Unions and the political left were stronger everywhere throughout post-war Europe, but in some countries labor’s position deteriorated quickly. In France, Italy, and Japan, the popular front uniting Communists, socialists, and bourgeois liberals dissolved, and labor’s management opponents recovered state support, with the onset of the Cold War. In these countries, union membership dropped after 1947 and unions remained on the defensive for over a decade in a largely adversarial industrial relations system. Elsewhere, notably in countries with weak Communist movements, such as in Scandinavia but also in Austria, Germany, and the Netherlands, labor was able to compel management and state officials to accept strong and centralized labor movements as social partners. In these countries, stable industrial relations allowed cooperation between management and labor to raise productivity and to open new markets for national companies. High-union-density and high-union-centralization allowed Scandinavian and German labor leaders to negotiate incomes policies with governments and employers restraining wage inflation in exchange for stable employment, investment, and wages linked to productivity growth. Such policies could not be instituted in countries with weaker and less centralized labor movements, including France, Italy, Japan, the United Kingdom and the United States because their unions had not been accepted as bargaining partners by management and they lacked the centralized authority to enforce incomes policies and productivity bargains (Alvarez, Garrett, and Lange, 1992).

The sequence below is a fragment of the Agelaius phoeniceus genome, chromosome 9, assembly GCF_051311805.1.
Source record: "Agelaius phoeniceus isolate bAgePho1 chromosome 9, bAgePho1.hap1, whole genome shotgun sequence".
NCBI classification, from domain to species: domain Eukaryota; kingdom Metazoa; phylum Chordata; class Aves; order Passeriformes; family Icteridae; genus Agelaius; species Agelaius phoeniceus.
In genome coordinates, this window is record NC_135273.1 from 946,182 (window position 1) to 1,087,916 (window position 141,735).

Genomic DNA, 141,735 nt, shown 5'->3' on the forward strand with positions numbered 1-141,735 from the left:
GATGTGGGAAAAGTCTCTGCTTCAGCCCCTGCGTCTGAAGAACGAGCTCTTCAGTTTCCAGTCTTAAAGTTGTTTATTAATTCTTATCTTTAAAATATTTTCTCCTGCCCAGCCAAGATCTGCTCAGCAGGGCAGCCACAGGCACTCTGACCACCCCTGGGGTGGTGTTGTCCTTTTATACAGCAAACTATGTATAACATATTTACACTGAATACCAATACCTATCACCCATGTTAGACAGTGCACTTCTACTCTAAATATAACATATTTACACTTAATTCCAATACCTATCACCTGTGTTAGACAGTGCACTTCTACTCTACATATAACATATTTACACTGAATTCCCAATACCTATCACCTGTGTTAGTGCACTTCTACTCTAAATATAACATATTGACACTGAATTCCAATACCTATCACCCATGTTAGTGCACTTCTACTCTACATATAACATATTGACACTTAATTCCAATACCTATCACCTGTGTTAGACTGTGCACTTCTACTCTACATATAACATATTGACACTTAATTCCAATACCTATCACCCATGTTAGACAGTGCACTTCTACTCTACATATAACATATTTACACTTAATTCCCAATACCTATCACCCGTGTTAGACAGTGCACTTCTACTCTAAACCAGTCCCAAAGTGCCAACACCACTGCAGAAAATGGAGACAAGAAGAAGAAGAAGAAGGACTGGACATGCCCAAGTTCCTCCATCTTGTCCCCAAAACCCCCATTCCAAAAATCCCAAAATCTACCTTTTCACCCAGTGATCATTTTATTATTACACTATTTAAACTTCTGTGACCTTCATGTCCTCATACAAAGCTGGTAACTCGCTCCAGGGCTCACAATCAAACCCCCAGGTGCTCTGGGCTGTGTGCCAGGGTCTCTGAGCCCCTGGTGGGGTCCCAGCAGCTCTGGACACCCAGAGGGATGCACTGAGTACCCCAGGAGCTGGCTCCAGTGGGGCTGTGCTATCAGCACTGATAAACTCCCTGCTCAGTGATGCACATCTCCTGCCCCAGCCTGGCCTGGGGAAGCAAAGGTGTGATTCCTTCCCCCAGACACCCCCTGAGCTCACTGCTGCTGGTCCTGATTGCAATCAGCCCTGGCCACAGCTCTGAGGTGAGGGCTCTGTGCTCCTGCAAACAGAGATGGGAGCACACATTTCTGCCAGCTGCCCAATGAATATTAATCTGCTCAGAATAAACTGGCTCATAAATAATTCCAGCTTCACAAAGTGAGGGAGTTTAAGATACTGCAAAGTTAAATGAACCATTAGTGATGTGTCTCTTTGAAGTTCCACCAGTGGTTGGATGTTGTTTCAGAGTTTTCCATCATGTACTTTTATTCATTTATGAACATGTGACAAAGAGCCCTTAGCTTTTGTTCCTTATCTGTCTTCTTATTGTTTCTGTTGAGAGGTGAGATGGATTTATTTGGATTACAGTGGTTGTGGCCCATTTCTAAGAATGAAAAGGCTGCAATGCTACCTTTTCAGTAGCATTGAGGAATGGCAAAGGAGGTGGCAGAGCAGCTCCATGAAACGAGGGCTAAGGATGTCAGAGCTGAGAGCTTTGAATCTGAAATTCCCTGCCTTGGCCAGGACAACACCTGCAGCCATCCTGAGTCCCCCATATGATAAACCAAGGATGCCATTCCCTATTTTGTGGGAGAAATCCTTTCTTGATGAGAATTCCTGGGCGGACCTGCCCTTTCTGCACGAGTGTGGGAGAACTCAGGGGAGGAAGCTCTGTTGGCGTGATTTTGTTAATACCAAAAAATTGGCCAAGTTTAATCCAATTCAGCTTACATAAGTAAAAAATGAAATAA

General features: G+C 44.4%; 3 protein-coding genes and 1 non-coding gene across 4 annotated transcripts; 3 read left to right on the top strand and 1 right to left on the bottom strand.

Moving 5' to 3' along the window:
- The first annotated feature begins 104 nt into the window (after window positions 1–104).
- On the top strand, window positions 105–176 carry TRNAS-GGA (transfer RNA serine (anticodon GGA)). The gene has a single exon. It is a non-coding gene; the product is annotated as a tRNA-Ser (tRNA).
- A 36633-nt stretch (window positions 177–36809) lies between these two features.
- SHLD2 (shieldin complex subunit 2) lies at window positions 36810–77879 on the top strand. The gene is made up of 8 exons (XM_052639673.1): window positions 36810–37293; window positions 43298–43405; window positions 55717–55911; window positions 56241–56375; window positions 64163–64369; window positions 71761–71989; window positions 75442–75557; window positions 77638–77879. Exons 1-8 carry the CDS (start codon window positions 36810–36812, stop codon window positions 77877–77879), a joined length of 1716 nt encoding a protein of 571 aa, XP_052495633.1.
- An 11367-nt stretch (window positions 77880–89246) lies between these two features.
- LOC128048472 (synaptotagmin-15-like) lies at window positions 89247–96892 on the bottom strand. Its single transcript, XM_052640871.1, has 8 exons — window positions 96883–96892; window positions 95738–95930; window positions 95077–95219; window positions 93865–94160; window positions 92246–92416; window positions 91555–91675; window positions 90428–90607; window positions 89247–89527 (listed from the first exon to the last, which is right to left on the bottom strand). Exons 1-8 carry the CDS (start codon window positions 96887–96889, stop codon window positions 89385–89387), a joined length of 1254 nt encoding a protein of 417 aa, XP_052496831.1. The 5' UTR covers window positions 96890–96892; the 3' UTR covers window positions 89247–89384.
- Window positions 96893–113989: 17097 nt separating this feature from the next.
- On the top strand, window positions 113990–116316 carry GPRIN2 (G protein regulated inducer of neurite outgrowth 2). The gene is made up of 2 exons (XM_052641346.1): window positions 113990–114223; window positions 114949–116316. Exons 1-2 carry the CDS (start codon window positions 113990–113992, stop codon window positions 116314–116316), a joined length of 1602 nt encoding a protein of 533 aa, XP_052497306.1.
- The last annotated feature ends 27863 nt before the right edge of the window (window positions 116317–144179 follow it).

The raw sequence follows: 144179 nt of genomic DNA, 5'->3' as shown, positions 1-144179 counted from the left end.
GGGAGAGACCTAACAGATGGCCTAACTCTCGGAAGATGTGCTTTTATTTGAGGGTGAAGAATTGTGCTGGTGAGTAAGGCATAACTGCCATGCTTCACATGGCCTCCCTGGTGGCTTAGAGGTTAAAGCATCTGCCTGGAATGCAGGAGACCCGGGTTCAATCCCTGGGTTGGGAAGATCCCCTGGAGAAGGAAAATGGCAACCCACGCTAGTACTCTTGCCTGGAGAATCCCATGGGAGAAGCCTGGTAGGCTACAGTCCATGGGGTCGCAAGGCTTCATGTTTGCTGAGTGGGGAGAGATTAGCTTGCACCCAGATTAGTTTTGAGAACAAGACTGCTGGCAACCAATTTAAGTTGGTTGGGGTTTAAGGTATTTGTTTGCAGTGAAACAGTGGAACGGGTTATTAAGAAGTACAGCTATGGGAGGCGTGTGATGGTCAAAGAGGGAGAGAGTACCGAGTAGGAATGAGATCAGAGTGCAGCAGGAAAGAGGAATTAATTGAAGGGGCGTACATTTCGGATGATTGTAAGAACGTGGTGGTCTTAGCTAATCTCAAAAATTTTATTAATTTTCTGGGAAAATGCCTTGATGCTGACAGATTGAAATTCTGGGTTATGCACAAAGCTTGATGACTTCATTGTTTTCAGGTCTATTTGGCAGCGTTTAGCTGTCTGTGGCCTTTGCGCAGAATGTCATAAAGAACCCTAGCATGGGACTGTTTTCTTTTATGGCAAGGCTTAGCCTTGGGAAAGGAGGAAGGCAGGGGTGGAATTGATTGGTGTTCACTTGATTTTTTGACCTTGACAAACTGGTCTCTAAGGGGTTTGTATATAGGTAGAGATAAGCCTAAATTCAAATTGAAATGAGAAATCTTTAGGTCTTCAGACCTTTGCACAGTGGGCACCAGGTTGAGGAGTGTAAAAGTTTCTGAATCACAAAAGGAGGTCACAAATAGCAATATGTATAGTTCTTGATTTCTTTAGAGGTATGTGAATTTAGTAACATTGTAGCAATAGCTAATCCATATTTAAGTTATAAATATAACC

Europe since the 1960s

Even where European labor was the weakest, in France or Italy in the 1950s, unions were stronger than before World War II. Working with entrenched socialist and labor political parties, European unions were able to maintain high wages, restrictions on managerial autonomy, and social security. The wave of popular unrest in the late 1960s and early 1970s would carry most European unions to new heights, briefly bringing membership to over 50 percent of the labor force in the United Kingdom and in Italy, and bringing socialists into the government in France, Germany, Italy, and the United Kingdom. Since 1980, union membership has declined some and there has been some retrenchment in the welfare state. But the essentials of European welfare states and labor relations have remained (Western, 1997; Golden and Pontusson, 1992).

Unions begin to decline in the US

It was after World War II that American Exceptionalism became most valid, when the United States emerged as the advanced, capitalist democracy with the weakest labor movement. The United States was the only advanced capitalist democracy where unions went into prolonged decline right after World War II. At 35 percent, the unionization rate in 1945 was the highest in American history, but even then it was lower than in most other advanced capitalist economies. It has been falling since. The post-war strike wave, including three million strikers in 1945 and five million in 1946, was the largest in American history but it did little to enhance labor’s political position or bargaining leverage. Instead, it provoked a powerful reaction among employers and others suspicious of growing union power. A concerted drive by the CIO to organize the South, “Operation Dixie,” failed dismally in 1946. Unable to overcome private repression, racial divisions, and the pro-employer stance of southern local and state governments, the CIO’s defeat left the South as a nonunion, low-wage domestic enclave and a bastion of anti- union politics (Griffith, 1988). Then, in 1946, a conservative Republican majority was elected to Congress, dashing hopes for a renewed, post-war New Deal.